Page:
6.28      There are two types of involuntary orders used in South Australia, inpatient orders and community orders. An inpatient order allows a 'person to receive compulsory, inpatient treatment for a mental illness'; whereas a community order 'allows a person with a mental illness to receive compulsory, community-based treatment for a mental illness'. At 30 June 2015, there were 8870 mental health treatment orders, of which 1543 were inpatient orders and 7327 were community orders. Overall this was an increase of about 10 per cent from the previous year. These numbers include individuals who receive multiple orders.[24]

6.29      The South Australian Civil and Administrative Tribunal has powers to review and make certain orders relating to the involuntary treatment and detention of people with mental illness. This tribunal's work is quite complex and reflects the fact that there are a number of different inpatient and community orders for different treatment lengths (that is, short, medium and long).[25]

Western Australia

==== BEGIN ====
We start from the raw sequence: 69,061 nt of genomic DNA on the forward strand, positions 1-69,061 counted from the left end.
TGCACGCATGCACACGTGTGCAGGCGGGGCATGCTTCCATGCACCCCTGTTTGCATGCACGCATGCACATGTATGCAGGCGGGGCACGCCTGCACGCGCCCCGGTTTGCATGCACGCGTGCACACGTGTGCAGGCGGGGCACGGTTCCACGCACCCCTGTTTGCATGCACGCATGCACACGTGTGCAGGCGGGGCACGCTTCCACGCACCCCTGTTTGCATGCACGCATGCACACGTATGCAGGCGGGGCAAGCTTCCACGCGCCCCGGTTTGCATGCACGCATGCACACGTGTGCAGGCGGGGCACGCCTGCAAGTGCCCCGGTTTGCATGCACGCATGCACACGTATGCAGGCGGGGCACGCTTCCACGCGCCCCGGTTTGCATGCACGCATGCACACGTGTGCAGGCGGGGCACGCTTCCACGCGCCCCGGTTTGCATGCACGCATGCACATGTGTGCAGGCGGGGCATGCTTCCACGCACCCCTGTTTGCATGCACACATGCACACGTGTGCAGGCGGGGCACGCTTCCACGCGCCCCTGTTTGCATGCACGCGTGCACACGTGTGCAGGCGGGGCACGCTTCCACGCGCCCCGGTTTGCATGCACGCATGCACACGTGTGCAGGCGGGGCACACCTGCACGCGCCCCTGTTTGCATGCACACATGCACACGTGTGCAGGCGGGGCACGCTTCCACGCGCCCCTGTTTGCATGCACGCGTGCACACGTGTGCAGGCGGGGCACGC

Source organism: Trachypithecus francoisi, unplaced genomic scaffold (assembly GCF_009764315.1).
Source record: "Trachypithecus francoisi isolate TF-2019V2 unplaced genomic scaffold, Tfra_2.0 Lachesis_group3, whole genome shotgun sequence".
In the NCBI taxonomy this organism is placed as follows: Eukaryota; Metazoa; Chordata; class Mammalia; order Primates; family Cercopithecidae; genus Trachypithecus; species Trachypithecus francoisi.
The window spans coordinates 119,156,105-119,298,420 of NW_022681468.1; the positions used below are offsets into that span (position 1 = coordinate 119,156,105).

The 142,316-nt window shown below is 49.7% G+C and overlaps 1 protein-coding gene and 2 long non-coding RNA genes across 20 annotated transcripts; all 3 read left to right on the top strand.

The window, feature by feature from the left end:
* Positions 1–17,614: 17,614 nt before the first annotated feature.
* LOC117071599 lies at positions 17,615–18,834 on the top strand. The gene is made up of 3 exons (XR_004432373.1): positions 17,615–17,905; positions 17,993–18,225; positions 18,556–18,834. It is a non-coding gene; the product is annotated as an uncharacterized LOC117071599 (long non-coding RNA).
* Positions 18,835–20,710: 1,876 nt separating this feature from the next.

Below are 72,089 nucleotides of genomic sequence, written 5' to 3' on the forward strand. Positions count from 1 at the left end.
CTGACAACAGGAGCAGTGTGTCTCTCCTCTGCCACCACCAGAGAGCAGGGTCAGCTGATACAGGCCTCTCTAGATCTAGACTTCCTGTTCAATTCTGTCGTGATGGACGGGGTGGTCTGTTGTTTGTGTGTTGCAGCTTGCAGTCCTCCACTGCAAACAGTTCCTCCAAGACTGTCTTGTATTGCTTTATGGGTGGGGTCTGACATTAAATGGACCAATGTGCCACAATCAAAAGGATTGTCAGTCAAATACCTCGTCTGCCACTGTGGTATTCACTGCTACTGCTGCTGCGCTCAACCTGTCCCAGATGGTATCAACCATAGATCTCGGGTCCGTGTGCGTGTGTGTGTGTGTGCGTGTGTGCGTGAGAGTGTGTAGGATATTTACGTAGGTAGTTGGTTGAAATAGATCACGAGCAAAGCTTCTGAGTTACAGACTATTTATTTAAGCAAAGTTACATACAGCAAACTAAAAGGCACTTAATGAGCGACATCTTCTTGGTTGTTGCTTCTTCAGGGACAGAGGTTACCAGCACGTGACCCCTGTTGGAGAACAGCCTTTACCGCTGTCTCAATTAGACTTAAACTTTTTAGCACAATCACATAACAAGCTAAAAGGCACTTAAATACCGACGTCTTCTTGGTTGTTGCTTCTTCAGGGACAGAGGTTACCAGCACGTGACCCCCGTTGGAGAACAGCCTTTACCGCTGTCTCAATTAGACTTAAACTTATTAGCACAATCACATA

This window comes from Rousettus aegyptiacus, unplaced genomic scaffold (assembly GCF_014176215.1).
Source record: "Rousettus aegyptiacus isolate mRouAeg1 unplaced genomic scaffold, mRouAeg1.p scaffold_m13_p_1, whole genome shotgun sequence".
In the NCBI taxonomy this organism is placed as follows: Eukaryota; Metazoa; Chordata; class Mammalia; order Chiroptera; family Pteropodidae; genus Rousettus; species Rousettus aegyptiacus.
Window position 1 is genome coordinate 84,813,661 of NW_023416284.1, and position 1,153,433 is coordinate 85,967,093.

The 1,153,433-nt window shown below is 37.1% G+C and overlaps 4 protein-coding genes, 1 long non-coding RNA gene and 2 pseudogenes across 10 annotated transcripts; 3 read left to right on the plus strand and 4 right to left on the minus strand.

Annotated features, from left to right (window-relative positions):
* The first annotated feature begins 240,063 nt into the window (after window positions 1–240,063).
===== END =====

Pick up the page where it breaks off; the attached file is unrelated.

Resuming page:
6.30      In Western Australia, the Mental Health Review Board (MHRB) conducts periodic reviews of the status of involuntary patients at least every six months. The MHRB can review more often if they deem it necessary or if a request is made. In 2011–12, there were 2955 involuntary orders commenced with 2626 detained in hospital and 329 on a community order. These numbers are roughly similar over the preceding period. Other relevant orders were 936 orders that were continued with extension of a community order (298), issuance of a community order on discharge from hospital (516), and revocation of community order and readmission to hospital (122).[26]

Australian Capital Territory

6.31      In 2014–15, there were 1020 people apprehended by a first responder—police (723) and ambulance (158)—or medical practitioner (139). Of those apprehended, there were 698 detained. Of those detained, 387 were kept for 72 hours or less and 311 had applications lodged for an extension of involuntary detention.